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POP MUSIC REVIEW

Wolf pack prowls a haunted landscape

A band from Montreal shows a sense of self- improvement in a display of its agitated sound.

January 05, 2006|Richard Cromelin | Times Staff Writer

"WE all feel like we could have done better tonight, so we're going to try one more time," Wolf Parade guitarist Dante Decaro said Tuesday, introducing the band's encore at El Rey Theatre.

Not many bands are up for playing the humility card, especially a new indie-rock band-with-a-buzz making its big Los Angeles concert debut in front of a packed house. But the Montreal-based Wolf Parade is unusual in many respects, and its candid self-review was an encouraging indication that its chaotic tendencies are kept in check by high standards.

Without those standards, the music could easily spiral into indulgent quirkiness. The shorthand summary for its sound is Modest Mouse meets Arcade Fire, and the band's recent album, "Apologies to the Queen Mary," is packed with agitated, restless and imaginative music of jarring intensity and harsh, haunted beauty.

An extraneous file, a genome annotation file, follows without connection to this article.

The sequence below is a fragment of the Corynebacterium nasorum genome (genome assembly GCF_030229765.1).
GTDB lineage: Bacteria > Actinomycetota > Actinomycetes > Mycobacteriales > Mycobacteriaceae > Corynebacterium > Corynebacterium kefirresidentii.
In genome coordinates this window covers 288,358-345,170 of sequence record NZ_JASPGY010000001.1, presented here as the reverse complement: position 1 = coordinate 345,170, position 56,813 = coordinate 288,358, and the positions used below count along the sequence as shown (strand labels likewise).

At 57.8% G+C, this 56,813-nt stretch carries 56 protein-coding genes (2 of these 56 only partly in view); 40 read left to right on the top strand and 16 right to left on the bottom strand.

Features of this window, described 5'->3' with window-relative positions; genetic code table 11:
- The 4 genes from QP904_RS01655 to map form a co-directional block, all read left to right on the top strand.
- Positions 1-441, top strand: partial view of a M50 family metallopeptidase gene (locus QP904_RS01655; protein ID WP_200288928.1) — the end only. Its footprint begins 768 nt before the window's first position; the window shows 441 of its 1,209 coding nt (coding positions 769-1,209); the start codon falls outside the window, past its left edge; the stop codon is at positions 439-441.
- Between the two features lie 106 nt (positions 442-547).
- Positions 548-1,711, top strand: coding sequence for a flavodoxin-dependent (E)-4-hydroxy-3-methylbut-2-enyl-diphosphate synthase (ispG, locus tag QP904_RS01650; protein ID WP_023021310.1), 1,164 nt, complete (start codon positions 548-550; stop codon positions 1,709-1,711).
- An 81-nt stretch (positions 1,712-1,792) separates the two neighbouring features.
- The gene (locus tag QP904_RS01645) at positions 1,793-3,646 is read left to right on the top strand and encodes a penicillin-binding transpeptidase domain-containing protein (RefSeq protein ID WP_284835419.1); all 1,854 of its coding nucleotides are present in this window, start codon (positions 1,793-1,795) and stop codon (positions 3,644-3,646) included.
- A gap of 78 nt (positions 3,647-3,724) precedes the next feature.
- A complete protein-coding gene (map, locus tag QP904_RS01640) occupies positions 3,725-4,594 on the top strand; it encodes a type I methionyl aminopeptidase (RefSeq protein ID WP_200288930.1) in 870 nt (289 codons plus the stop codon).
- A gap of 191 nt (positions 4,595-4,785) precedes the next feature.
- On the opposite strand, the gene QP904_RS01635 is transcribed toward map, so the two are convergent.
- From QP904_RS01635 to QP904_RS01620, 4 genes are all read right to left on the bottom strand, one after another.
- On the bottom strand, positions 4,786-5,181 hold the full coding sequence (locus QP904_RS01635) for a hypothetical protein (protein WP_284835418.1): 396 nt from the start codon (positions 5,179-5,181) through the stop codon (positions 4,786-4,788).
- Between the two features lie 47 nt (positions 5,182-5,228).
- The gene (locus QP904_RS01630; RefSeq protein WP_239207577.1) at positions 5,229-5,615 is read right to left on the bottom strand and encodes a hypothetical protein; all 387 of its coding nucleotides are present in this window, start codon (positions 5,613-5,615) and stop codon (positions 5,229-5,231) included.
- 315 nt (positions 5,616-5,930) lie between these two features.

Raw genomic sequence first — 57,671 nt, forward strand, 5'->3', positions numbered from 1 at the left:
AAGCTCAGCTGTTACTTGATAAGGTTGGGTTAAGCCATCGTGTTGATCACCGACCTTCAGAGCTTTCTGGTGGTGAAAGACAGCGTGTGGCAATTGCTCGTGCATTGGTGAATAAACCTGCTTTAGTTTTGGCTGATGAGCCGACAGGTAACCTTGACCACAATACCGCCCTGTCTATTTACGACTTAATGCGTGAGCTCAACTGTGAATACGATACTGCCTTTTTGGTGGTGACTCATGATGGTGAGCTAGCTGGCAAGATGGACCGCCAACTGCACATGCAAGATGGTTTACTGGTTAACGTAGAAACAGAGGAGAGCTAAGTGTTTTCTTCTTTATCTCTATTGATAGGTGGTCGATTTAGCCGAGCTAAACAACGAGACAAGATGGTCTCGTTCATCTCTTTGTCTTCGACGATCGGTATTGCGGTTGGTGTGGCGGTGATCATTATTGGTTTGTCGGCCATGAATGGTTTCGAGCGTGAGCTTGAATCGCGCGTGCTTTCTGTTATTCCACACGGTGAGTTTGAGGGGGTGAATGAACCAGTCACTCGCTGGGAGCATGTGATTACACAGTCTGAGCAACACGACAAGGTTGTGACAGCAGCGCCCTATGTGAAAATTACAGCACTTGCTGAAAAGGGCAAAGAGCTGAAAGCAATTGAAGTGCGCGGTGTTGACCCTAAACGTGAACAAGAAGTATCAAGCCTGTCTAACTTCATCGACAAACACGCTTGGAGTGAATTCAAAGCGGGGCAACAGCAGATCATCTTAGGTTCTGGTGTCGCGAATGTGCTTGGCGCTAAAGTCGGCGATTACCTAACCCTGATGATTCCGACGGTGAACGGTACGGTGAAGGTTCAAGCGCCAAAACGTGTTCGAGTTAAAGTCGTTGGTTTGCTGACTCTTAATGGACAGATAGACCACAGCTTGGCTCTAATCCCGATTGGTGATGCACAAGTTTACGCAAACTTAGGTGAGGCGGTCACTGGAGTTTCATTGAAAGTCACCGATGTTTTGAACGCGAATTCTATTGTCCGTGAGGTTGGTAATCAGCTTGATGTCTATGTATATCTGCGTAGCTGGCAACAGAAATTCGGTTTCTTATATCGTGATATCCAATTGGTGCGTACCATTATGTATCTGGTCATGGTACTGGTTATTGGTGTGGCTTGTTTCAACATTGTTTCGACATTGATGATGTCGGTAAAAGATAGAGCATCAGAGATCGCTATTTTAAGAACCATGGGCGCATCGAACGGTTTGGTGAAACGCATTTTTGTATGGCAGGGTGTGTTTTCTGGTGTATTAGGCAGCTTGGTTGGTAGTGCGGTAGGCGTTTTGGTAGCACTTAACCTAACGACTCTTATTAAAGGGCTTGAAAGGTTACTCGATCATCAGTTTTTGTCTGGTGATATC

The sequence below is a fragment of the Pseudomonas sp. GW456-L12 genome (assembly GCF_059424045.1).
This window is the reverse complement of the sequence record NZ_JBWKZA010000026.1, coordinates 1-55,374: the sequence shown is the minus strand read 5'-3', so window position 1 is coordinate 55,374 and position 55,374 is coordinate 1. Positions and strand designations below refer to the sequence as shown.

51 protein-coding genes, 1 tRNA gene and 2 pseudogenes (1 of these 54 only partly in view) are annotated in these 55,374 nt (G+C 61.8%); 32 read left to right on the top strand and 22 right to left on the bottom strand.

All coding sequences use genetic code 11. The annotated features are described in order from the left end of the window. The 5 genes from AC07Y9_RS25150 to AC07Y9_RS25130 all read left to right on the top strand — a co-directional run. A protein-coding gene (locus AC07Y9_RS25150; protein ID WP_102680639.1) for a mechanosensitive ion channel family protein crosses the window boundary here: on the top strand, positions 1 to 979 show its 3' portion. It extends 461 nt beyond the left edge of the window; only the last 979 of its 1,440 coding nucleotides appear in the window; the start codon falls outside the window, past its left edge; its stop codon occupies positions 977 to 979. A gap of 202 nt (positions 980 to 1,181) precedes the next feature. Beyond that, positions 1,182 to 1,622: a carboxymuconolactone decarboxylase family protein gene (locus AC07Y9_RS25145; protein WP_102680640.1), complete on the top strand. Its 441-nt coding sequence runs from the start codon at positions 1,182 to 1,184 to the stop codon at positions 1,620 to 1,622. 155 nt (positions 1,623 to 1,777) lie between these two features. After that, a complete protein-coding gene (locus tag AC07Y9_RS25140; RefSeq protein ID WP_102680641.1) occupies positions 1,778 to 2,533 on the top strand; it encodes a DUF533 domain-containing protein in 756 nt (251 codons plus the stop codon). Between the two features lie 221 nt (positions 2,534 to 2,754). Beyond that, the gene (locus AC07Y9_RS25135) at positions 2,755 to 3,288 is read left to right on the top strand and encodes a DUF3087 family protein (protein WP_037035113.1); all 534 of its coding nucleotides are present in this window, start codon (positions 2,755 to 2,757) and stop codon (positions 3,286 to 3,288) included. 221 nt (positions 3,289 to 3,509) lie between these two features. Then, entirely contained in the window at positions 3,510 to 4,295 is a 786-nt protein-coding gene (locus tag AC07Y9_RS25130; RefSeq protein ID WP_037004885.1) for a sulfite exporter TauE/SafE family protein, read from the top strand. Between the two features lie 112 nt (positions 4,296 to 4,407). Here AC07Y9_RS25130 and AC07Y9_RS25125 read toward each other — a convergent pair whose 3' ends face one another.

On stage, the musicians gave it due respect, churning up a disorientingly off-kilter blend of keyboards, guitars, electronics and percussion. Keyboardist Spencer Krug is the one who sounds like Modest Mouse yelper Isaac Brock, while guitarist Dan Boeckner sang with a gruff, Cobain-like intensity. Both look like kids who might be practicing in their garage and sound like seasoned warriors in the struggle with inner demons.

Could Wolf Parade have done better? Maybe, by finding a little more looseness within its rigorous approach and upping the intensity to take it over the top.

Meanwhile, it's good to know that it still has something to prove.

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